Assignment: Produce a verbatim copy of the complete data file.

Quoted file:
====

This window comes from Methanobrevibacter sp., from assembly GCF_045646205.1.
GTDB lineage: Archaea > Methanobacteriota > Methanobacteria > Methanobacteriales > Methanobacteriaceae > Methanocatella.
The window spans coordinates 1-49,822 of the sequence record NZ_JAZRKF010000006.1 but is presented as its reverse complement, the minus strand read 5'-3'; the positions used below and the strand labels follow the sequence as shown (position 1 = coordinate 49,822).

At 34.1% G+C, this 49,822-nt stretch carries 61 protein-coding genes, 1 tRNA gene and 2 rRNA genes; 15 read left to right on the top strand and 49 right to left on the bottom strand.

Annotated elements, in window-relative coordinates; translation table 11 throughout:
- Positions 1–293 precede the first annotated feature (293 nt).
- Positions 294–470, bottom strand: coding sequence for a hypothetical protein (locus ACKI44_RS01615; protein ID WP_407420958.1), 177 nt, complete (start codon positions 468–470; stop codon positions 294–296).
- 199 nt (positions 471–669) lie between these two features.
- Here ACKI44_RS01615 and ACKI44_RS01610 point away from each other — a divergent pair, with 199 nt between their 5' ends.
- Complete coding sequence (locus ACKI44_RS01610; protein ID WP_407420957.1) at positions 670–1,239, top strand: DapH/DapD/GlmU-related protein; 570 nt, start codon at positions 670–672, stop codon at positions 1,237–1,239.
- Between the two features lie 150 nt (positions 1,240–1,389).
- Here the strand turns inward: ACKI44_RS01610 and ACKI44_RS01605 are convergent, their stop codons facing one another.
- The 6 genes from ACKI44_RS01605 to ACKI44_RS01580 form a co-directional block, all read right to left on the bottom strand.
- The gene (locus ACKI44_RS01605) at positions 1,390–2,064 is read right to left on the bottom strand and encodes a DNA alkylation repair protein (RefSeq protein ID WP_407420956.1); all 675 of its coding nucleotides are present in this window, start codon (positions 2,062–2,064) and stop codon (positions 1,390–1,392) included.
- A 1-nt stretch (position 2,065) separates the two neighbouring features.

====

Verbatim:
This window comes from Methanobrevibacter sp., from assembly GCF_045646205.1.
GTDB lineage: Archaea > Methanobacteriota > Methanobacteria > Methanobacteriales > Methanobacteriaceae > Methanocatella.
The window spans coordinates 1-49,822 of the sequence record NZ_JAZRKF010000006.1 but is presented as its reverse complement, the minus strand read 5'-3'; the positions used below and the strand labels follow the sequence as shown (position 1 = coordinate 49,822).

At 34.1% G+C, this 49,822-nt stretch carries 61 protein-coding genes, 1 tRNA gene and 2 rRNA genes; 15 read left to right on the top strand and 49 right to left on the bottom strand.

Annotated elements, in window-relative coordinates; translation table 11 throughout:
- Positions 1–293 precede the first annotated feature (293 nt).
- Positions 294–470, bottom strand: coding sequence for a hypothetical protein (locus ACKI44_RS01615; protein ID WP_407420958.1), 177 nt, complete (start codon positions 468–470; stop codon positions 294–296).
- 199 nt (positions 471–669) lie between these two features.
- Here ACKI44_RS01615 and ACKI44_RS01610 point away from each other — a divergent pair, with 199 nt between their 5' ends.
- Complete coding sequence (locus ACKI44_RS01610; protein ID WP_407420957.1) at positions 670–1,239, top strand: DapH/DapD/GlmU-related protein; 570 nt, start codon at positions 670–672, stop codon at positions 1,237–1,239.
- Between the two features lie 150 nt (positions 1,240–1,389).
- Here the strand turns inward: ACKI44_RS01610 and ACKI44_RS01605 are convergent, their stop codons facing one another.
- The 6 genes from ACKI44_RS01605 to ACKI44_RS01580 form a co-directional block, all read right to left on the bottom strand.
- The gene (locus ACKI44_RS01605) at positions 1,390–2,064 is read right to left on the bottom strand and encodes a DNA alkylation repair protein (RefSeq protein ID WP_407420956.1); all 675 of its coding nucleotides are present in this window, start codon (positions 2,062–2,064) and stop codon (positions 1,390–1,392) included.
- A 1-nt stretch (position 2,065) separates the two neighbouring features.